With these points in mind, I can answer Damien’s question in four parts:
First, I can suggest that he is ultimately looking for an “unknown god,” which I call the Real, following John Hick. Of course, I believe I know the name of the Real, but I restrain myself to an apophatic mode of speaking out of respect for Damien’s freedom. Thus, I propose to him that the reason he attends non-Muslim gatherings is because he believes that there is an ultimate Real, and that Reality exists for everyone, but quite apart from their individual or cultural beliefs, biases, opinions, or attitudes about It.
Second, I can tell Damien that his “unknown god” or Reality is something he can get to know, to the extent that any human can know anything. In this, I follow Gregory Palamas’ corrective of Hick, whose view leads to the dead end of relativized religious truth. By contrast, Damien is not satisfied to hold his Islamic worldview as true relative to its own cultural context, and no more. Rather, he wants more. He wants to truly grasp at a Reality that transcends merely relative expressions of truth and meaning.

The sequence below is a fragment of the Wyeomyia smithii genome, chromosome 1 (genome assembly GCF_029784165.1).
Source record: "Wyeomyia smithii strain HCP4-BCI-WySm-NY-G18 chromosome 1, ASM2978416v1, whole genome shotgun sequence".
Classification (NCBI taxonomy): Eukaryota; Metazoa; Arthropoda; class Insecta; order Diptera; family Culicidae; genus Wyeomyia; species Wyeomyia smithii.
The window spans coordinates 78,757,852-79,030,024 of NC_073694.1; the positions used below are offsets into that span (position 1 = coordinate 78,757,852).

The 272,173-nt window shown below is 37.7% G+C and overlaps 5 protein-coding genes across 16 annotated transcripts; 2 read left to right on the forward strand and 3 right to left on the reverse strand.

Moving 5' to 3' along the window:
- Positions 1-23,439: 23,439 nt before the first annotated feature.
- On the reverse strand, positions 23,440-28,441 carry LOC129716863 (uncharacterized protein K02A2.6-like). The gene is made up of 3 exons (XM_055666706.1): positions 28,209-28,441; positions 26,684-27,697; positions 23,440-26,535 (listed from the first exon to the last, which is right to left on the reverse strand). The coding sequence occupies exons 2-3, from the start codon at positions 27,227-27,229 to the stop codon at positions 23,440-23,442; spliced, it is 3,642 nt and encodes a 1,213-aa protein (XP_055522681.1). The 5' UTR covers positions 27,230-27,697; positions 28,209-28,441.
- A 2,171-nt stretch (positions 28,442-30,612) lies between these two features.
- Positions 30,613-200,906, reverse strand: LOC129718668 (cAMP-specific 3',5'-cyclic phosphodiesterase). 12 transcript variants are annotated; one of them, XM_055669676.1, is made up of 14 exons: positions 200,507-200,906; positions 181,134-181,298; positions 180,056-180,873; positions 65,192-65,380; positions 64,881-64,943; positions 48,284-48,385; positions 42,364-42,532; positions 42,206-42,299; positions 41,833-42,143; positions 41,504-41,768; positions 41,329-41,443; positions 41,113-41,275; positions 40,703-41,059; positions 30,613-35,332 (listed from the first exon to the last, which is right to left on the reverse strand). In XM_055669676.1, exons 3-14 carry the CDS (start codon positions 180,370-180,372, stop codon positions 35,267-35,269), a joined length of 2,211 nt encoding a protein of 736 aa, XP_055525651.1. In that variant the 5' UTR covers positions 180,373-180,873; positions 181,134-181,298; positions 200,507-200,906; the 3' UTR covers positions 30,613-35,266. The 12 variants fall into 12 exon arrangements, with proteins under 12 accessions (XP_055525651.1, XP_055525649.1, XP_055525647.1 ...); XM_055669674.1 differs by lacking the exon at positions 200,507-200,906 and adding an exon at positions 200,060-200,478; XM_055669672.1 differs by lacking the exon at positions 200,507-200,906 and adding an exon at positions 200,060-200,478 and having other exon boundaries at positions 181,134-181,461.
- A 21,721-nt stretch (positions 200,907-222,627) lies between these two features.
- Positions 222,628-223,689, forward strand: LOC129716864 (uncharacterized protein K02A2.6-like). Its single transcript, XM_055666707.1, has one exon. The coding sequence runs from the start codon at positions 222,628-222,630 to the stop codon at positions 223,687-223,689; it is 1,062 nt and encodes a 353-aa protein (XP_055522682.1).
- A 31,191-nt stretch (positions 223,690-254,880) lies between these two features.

Thirdly, I suggest that when Damien discovers the Real, it will be definitive. It will include some ideas, and exclude others. He expresses concern about offending others who hold different views, but I suggest (as my fourth point) that he can embrace his beliefs without compromise and still respect the views of others, as long as he can concede that the universal Real will eventually make itself known to everyone. In short, he can affirm his exclusive faith as long as he is willing to suspend the final judgment.